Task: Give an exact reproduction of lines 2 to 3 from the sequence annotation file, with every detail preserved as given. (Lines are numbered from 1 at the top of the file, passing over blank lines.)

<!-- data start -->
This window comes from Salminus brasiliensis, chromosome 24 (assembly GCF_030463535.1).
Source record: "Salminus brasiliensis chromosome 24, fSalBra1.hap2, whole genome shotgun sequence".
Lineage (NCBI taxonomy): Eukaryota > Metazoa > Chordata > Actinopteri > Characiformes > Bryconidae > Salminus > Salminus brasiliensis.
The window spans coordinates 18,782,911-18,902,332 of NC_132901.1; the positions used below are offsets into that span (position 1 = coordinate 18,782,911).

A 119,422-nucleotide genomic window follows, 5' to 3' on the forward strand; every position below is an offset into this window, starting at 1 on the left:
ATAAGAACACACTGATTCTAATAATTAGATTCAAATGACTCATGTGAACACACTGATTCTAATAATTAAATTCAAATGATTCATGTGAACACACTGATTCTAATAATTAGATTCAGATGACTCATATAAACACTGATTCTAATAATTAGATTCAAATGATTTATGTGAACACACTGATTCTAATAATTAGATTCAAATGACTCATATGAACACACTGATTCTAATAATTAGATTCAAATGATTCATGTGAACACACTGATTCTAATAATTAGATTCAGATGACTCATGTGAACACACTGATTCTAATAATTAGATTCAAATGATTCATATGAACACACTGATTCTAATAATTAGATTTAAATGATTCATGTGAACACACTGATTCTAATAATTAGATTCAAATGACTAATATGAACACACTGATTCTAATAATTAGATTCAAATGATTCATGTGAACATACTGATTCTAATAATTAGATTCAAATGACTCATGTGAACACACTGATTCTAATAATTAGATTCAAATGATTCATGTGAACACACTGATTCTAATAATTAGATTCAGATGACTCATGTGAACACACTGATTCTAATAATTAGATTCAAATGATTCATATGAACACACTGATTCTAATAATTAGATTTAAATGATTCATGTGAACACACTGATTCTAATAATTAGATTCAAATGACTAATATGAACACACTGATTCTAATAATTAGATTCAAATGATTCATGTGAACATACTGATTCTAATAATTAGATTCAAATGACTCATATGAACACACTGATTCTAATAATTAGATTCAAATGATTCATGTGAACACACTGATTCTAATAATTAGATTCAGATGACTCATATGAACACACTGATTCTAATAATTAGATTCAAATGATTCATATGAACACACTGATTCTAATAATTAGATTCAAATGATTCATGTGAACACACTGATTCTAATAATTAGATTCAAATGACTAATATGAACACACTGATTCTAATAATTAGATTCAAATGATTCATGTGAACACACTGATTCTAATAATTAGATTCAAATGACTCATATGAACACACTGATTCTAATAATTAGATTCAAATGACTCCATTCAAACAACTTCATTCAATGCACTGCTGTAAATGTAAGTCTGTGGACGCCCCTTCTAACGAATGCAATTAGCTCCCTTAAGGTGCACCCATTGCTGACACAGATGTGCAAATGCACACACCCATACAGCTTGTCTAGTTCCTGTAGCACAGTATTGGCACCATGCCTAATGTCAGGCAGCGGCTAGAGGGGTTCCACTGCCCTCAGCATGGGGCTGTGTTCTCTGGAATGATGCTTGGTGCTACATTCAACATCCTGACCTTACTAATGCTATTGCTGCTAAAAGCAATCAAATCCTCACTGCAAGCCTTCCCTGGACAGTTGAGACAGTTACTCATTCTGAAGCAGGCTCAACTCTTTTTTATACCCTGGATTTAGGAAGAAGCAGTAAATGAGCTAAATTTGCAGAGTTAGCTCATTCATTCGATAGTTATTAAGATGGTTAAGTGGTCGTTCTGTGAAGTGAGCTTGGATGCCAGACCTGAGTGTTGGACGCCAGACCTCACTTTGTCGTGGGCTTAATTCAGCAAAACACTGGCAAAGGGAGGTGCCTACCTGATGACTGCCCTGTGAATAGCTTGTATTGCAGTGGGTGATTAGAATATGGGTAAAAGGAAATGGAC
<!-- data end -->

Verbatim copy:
Source record: "Salminus brasiliensis chromosome 24, fSalBra1.hap2, whole genome shotgun sequence".
Lineage (NCBI taxonomy): Eukaryota > Metazoa > Chordata > Actinopteri > Characiformes > Bryconidae > Salminus > Salminus brasiliensis.